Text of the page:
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The Dizzy Fox

From:David Peterson <thatbluecat@...>
Date:Wednesday, December 31, 2003, 23:58
While celebrating the holidays at my girlfriend's parents' house in Chico, we
came across quite a find.   Her sister, who's now 16, found amongst her
things a book of poems that her third grade class had made.   This led to hours of
entertainment.   It appears that everyone in the class did five different
types of poem, each type being identical in structure.   To give an example, one
such poem was a "My Name" poem, which had ten or more lines in which each line
was "My name is like x".   Apparently they'd been studying North American
birds at the time, for more than a few students said, "My name is like a crow", or
"My name is like a scrubjay", or (my favorite), "My name is like the birds of
North America".

Anyway, but the crowning achievement, the masterwork of the whole book was a
poem called "The Dizzy Fox" written by Jonathan T., who, at least in my heart,
shall remain forever immortal.   It's so wonderful that I prompted to
translate it into a couple of my languages, and I thought it might be a fun
translation exercise.   So, without further ado, here it is: "The Dizzy Fox", by
Jonathan T.

The Dizzy Fox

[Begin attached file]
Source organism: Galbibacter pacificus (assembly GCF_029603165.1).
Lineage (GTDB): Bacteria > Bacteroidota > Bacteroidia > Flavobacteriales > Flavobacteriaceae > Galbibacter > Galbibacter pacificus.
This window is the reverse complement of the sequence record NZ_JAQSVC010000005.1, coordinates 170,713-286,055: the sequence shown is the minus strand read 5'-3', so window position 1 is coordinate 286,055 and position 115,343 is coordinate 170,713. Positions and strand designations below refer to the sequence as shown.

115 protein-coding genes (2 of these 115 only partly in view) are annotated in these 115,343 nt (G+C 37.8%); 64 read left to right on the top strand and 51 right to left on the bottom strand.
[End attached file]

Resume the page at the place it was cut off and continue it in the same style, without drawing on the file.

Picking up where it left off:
Imagine a dizzy fox who played
a violin, making a lonesome song--
so lonesome it makes people dizzy.

There it is.   Whenever I'm feeling down, I'm going to remember this poem,
'cause it never fails to bring a smile to my face.   Here are two translations
of it:


vijolinet urudlarven yZM jeldavenyf baJjar,
ven resa Sijeler urut--
rese ras (zijer) yZus.

/violin-Inst. play-past-ii dizzy-non.nom. fox-gen. imagine-imp./
/3rd.ii.pron. lonesome-non.nom. song-acc. play-pres./
/lonesome-Intens. that (people) dizzy-cause-pres./

Above, the ii is to denote noun class ii, that of furry land animals.   The
"non.nom." tag denotes an adjectival case that the adjective is put into when
the noun it modifies is not in the nominative case.   The object of "to
imagine" takes the genitive case, not the accusative.   Also, I've put "people" in
parentheses, because the way to do it true to my language would be to leave it
out (the translation would be "so lonesome it dizzies"), but I don't want to
meddle with a masterpiece.


Ua omomo ia i ieletavene neumeme poke noalale
I fiolini, ke heale'u inoala awape a--
Awape ipe i amo, epe neumemele i ape/iu emi.

/Irrealis imagine pred. fox dizzy that-past-samesub. play/
/pred. violin, past-samesub. hear-cause-pass. song lonesome progressive/
/lonesome such pred., pres.-samesub.-that be-dizzy-caus. pred.
one *or* pred.-plu. person/

Again, I left two options for "people".   Oh, I didn't bother to create a
word for "violin" in either language.   Too confusing.

That's it.   :)   I hope "The Dizzy Fox" has brought your day a little joy.